Paul Jennings

Father – Crypto Miner – Solution Architect

DriveWithPearson.com

I’ve created a website for Martin Pearson and his fantastic School of Motoring start-up http://www.drivewithpearson.com.

The site is HTML5, responsive to device type and has a cool video background. If anyone wants something similar, then contact me for a cheap all-in-one price.

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Terminal Session Recording with asciinema

I’ve come across several blog posts where they use a .GIF approach to sharing terminal session recording and I’s always wondered “how do they do that?”. Seeing as I’m starting to train myself in Ansible, I thought that I’d share my knowledge and hence would need to record and share.

After come research, I came across asciinema and then the wordpress plug in called danixland-asciinema. This is a test post to check if my first asciinema video can be posted in my blog…

[UPDATE] FYI, you need to make your asciinema video public which gives you the numeric version of the URL for the danixland-asciinema plugin embedded link.

https://asciinema.org/

https://wordpress.org/plugins/danixland-asciinema/

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WWW FTP access on Digital Ocean

A common issue when using droplets from Digital Ocean if post ProFTPD installation and you wish to upload your website to /var/www. By following the standard tutorials, your user wont have access to the folder.

Here is what you need to do…

Install ProFTPD

https://www.digitalocean.com/community/articles/how-to-set-up-proftpd-on-ubuntu-12-04

Edit ProFTPD Config

Re-edit the config and re-comment out the Default Root line

sudo nano /etc/proftpd/proftpd.conf

Find the correct line and re-comment it out

# Use this to jail all users in their homes
# DefaultRoot
Restart PtoFTPD
sudo service proftpd restart

Confirm the Group allocation for /var/www

stat /var/www

Output from the comment should show something like this..

File: `/var/www'
Size: 20480 Blocks: 40 IO Block: 4096 directory
Device: fd00h/64768d Inode: 1312692 Links: 11
Access: (0775/drwxrwxr-x) Uid: ( 0/ root) Gid: ( 0/ root)
Access: 2013-08-23 08:54:30.290042645 +0000
Modify: 2013-08-23 11:20:25.322055581 +0000
Change: 2013-08-23 11:20:25.322055581 +0000
The Group here is shown under "Gid: ( 0/ root)" as root.

We now need to change our non-root user that we use for FTP to belong to the same Group (root)

usermod -a -G root YOURUSER
When you now FTP into your droplet, you can navigate to /var/www and upload files!
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Initial Server Setup with Ubuntu 12.04; security

Easy to follow video for the Digitial Ocean, Initial Server Set-up for Ubuntu 12.04; security.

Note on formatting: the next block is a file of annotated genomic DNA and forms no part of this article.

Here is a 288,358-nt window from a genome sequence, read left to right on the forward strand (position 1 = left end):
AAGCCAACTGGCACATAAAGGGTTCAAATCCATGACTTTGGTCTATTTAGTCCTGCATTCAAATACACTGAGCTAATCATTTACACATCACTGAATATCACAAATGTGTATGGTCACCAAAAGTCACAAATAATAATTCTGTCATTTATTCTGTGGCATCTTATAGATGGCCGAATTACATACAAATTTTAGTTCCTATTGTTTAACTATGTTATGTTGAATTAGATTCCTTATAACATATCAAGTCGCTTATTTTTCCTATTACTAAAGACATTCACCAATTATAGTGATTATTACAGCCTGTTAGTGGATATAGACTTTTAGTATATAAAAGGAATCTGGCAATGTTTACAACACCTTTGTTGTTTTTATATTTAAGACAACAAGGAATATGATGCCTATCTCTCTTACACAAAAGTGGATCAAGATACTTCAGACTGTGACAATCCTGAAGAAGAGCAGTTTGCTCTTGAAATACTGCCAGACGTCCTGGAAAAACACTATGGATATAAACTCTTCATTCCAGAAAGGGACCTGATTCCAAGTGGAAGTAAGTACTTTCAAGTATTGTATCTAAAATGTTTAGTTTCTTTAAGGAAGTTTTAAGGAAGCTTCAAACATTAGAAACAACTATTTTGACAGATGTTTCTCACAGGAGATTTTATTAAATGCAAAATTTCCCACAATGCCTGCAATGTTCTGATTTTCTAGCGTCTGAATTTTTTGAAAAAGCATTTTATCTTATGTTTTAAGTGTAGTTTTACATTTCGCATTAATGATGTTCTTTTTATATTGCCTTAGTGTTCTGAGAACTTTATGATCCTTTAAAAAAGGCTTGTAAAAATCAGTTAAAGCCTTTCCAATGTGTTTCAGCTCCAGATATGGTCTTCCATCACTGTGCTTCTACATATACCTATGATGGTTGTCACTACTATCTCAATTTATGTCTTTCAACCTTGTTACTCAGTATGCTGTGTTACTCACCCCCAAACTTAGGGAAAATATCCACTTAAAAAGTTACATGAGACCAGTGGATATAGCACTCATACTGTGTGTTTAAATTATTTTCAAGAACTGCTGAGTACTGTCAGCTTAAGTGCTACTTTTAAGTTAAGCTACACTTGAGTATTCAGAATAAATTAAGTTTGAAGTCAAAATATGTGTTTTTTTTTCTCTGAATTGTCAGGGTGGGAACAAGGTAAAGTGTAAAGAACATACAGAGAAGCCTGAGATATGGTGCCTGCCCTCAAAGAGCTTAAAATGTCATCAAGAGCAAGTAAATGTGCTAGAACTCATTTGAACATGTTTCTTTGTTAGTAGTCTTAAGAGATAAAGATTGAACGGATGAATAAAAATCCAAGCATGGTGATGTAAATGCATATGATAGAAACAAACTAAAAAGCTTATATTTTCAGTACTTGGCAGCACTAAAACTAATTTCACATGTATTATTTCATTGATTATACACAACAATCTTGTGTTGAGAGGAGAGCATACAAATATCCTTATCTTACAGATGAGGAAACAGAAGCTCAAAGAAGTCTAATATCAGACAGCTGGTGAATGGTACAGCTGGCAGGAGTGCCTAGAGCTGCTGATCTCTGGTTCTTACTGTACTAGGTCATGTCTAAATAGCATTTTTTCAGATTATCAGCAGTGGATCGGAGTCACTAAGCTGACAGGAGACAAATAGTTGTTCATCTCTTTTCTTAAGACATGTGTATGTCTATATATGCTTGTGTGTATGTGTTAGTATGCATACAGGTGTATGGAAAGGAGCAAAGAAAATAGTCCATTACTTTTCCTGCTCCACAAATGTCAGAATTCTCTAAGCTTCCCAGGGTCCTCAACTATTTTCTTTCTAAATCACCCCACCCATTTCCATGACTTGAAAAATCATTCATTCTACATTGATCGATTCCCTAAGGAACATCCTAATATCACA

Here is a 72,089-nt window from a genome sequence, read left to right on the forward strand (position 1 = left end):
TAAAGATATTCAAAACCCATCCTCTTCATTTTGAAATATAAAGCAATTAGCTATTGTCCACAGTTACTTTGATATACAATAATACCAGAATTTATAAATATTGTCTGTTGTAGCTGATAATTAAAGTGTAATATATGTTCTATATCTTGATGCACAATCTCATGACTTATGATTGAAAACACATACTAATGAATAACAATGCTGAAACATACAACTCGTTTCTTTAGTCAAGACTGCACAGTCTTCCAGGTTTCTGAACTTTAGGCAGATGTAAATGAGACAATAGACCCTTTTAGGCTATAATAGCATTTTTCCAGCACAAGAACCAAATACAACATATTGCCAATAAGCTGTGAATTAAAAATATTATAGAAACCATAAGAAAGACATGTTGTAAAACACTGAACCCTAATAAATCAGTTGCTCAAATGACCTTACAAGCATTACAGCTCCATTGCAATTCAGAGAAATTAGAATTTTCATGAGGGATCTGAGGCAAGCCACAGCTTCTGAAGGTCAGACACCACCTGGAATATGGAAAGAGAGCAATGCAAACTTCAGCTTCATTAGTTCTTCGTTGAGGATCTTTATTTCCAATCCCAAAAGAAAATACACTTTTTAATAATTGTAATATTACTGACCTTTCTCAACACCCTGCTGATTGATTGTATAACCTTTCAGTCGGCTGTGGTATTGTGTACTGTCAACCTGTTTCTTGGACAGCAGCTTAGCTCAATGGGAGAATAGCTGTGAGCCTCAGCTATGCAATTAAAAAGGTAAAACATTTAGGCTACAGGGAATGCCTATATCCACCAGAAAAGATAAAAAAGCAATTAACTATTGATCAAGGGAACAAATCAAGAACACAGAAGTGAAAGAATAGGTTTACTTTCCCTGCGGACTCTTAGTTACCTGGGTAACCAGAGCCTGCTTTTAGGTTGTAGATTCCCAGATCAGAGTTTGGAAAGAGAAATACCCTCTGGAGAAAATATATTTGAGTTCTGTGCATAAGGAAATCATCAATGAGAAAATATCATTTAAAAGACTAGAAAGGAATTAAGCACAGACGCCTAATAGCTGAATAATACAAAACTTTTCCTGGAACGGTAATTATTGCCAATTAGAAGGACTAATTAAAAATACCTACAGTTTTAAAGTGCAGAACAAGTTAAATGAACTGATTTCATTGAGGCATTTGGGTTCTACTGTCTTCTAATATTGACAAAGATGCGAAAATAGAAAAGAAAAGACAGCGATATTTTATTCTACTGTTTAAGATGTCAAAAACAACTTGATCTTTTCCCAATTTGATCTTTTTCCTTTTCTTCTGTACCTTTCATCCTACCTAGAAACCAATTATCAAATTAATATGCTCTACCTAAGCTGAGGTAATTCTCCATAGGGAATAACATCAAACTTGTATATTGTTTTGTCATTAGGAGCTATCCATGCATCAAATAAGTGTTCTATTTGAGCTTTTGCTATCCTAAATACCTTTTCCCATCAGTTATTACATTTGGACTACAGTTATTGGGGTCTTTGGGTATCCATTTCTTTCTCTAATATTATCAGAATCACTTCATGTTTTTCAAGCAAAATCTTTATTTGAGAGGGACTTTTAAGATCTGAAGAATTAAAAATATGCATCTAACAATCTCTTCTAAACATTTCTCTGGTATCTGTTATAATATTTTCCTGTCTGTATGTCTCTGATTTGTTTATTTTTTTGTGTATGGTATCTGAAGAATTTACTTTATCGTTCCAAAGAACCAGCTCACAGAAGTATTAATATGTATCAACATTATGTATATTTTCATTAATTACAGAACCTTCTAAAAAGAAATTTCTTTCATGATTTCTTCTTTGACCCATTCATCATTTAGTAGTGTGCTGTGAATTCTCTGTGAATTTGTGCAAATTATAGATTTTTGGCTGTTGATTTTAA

https://www.digitalocean.com/community/articles/initial-server-setup-with-ubuntu-12-04

Basically, we are going to add a new user, disable root SSH access and change the default SSH port from 22.

Step One—Change Root Password

Change the root password Digital Ocean allocated to you to something else.

passwd

Step Two—Create a New User

After you have entered a secure password, you can leave everything else blank; just press enter

adduser neggs

Step Three—Root Privileges

Let’s assign your new user root access.

visudo

Find this…

User privilege specification
root ALL=(ALL:ALL) ALL

and then add this…

neggs  ALL=(ALL:ALL) ALL
Type ‘cntrl x’ to exit the file.
Press Y to save; press enter, and the file will save in the proper place.

Step Four—Secure SSH

Let’s disable root SSH access and change the default port from 22.

Open the configuration file…

nano /etc/ssh/sshd_config
Find the following sections and change the information where applicable:
We have changed 22 to 25000, but this can be anything between 1025 and 65536.
Port 25000
Protocol 2
PermitRootLogin no
Now allow only the new user you have created to have SSH access.
UseDNS no
AllowUsers neggs

Step Five—Reload SSH

reload ssh

Step Six—Test it!

WITHOUT logging out as root, open a new SSH connection (new putty window) and log in with your new user (neggs) and new port number (25000).

The reason why we leave root still logged in, is in case we have made a mistake. If we log out, we may never be may to log back in again as root!


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Install nginx on Ubuntu 12.04

Based on Digital Ocean Post

nginx is a high performance web server software. It is a much more flexible and lightweight program than Apache.

Step One—Install nginx

To install nginx, open terminal and type in:

sudo apt-get install nginx

When prompted, say yes.

Step Two—Start nginx

nginx does not start on its own. To get nginx running, type:

sudo service nginx start

Step Three— Confirm That nginx Has Started

You can confirm that nginx has been installed as your web server by directing

your browser to your IP address.

**You can run the following command to reveal your virtual server’s IP address.

ifconfig eth0 | grep inet | awk '{ print $2 }'

When you visit your IP address or DNS name page in your browser, you will see the words
, “Welcome to nginx”

You can see a screenshot of the utilitarian nginx welcome page here

To ensure that nginx will be up after reboots, it’s best to add it to the startup.

Type this command into terminal:

update-rc.d nginx defaults

You may see a message like:

System start/stop links for /etc/init.d/nginx already exist.

If that is the case, then nginx is set up to run on startup!

You have now installed nginx

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